Review: On new album, Jimbo Mathus puts genre labels into the 'Incinerator'
Jimbo Mathus doesn't care a thing about your artificial genre labels. As leader of Squirrel Nut Zippers, Mathus was at the forefront of the '90s swing revival. As a touring guitarist for Buddy Guy, he learned at the feet of blues royalty. As a solo artist, he's touched on everything from swamp boogie to Americana to Southern rock, to psychedelic. That wide range of interests comes together on Mathus' new album Incinerator, out Apr. 5 on Big Legal Mess. The album's 11 song make no pretense at cohesiveness, bouncing from style to style easily, with Mathus' vocal work providing the common thread.
For Incinerator, Mathus decided to let his inspiration be his guide. To ensure he didn't spend too much time refining his songs, everything but overdubs for all 11 songs were recorded in a whirlwind two days at Mississippi's Dial Back Sound, with producers Bronson Tew and Drive-By Truckers bassist Matt Patton at the helm. An accomplished producer himself, Mathus decided to let others have control of his production this time so he could focus solely on the music.
Highlighting the album is the swampy “Alligator Fish.” With lyrics that combine the nonsensical surrealism of John Prine with the vivid imagery of Tom Waits, the psychedelic New Orleans tune is underscored by a spaced out guitar lick and a vocal delivery from Mathus that is pure Dr. John juju. This song alone is worth about 5 of the album's 8 points in my ratings and is the one song that I most look forward to hearing interpreted live.
Another rocker is the album's title track, a slow burning dirge with a clashing guitar run. Inspired by Mathus' time working as a deckhand on barges in Louisiana. He watched the flare stacks from the refineries they passed and had a vision of the energy of the dead being released like burn-off. The result, an apocalyptic song that alludes to acadian rhythms, blood feuds, and river beds, before ending with a guitar run that borders on metal in its ferocity.
Serving as a counterpoint to those rockers is the breezy “You Are Like a Song.” Songwriters have always taken inspiration from the people in their lives and “You Are Like a Song” is a nod to the immortality that transformation into music provides, whether it be fame or infamy. Anchored by an acoustic guitar and piano, it's lifted by the eight-part chiming in like a barroom sing-along.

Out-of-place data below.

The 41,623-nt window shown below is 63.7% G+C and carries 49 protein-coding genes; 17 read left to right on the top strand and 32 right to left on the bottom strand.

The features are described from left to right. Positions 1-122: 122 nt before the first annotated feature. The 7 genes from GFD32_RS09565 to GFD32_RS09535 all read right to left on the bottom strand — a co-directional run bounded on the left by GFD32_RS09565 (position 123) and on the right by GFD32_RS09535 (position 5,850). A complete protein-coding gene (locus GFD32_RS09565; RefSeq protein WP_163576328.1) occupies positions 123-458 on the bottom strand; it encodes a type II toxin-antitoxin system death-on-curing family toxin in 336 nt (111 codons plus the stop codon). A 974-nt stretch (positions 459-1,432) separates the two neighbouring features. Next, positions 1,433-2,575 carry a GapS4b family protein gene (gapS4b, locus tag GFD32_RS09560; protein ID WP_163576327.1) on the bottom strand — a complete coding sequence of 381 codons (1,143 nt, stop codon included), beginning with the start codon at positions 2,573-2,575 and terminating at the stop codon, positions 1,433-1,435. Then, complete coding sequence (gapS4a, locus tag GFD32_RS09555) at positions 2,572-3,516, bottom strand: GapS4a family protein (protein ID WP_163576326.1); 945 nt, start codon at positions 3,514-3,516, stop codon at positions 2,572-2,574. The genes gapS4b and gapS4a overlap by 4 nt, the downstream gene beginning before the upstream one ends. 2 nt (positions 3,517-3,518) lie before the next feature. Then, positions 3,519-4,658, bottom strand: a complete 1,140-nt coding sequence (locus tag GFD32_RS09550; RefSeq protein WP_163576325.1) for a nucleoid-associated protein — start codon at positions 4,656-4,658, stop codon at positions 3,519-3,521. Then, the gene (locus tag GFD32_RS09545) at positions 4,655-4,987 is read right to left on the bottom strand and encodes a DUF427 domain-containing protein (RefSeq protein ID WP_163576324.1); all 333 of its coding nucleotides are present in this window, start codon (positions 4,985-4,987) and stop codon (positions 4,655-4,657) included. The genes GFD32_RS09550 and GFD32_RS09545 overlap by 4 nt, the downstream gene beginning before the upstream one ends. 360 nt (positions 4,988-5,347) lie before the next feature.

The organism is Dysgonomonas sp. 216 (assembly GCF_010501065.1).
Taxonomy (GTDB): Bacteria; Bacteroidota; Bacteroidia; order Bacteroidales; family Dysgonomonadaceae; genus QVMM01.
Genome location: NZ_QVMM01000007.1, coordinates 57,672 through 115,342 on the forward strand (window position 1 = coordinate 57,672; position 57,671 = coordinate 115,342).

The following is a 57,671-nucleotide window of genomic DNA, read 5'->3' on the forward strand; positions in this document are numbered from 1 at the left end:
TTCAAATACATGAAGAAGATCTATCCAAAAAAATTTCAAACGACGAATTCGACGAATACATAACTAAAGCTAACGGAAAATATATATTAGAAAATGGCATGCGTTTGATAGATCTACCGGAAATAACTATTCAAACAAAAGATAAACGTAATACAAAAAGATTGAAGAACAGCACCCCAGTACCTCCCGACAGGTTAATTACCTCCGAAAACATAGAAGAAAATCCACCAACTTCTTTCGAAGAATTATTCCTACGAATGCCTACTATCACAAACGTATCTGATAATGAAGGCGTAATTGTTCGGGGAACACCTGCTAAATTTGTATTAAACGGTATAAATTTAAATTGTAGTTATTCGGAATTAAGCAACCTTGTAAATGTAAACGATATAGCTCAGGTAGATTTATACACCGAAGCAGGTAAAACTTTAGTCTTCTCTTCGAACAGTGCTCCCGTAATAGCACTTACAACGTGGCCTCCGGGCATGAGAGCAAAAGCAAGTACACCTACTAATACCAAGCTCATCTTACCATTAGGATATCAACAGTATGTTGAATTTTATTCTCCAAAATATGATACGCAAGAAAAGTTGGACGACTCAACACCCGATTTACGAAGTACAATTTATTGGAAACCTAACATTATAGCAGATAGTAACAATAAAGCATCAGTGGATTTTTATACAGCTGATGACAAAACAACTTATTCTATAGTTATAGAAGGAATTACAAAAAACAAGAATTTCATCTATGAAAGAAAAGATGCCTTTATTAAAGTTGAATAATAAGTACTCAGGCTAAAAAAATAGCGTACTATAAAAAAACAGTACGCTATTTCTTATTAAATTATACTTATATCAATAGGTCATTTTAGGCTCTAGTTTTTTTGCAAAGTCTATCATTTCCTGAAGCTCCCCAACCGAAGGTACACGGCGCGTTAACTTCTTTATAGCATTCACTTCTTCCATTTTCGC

Another acoustic gem is “Jack Told the Devil.” A talking blues roll on the verses before a drawled Mississippi ramble of a chorus, it's a loose retelling of the tale of Stingy Jack, who played a number of tricks on Satan. It's one of the more fun songs on the album, a silly little fairy tale with an amiable narrator and a catchy reel.
Of course, if you've traveled the roads as much as Jimbo Mathus, you're bound to make some friends along the way and, in addition to Patton and Tew, he also brought three other roots music pals to contribute to the album. Young Americana artist Lilly Hiatt provides her sweet vocals to one verse on the trucker ballad turned transcendental meditation “Sunken Road.” Violinist Andrew Bird provides instrumental weight throughout. And finally, Texas troubadour Kevin Russell of Shinyribs, as well as his backing vocalists The ShinySoulSisters, provide the appropriate drawl and harmony on the Western swinger “South of Laredo.”
Not content to go that far afield in his genre explorations, Mathus has one last surprise to close the album; an almost rigidly faithful interpretation of The Carter Family's classic “Give Me The Roses (While I Live).” It's like Mathus decided to put a bow on the whole project with the most classic country song he could find. It works, and it's a great cleanser before restarting the album and diving right back into the whiplash genre shifts that Incinerator revels in.
While Mathus currently doesn't have any shows supporting Incinerator yet, he will be on tour this Spring with Squirrel Nut Zippers. You can find a full slate of their tour dates here.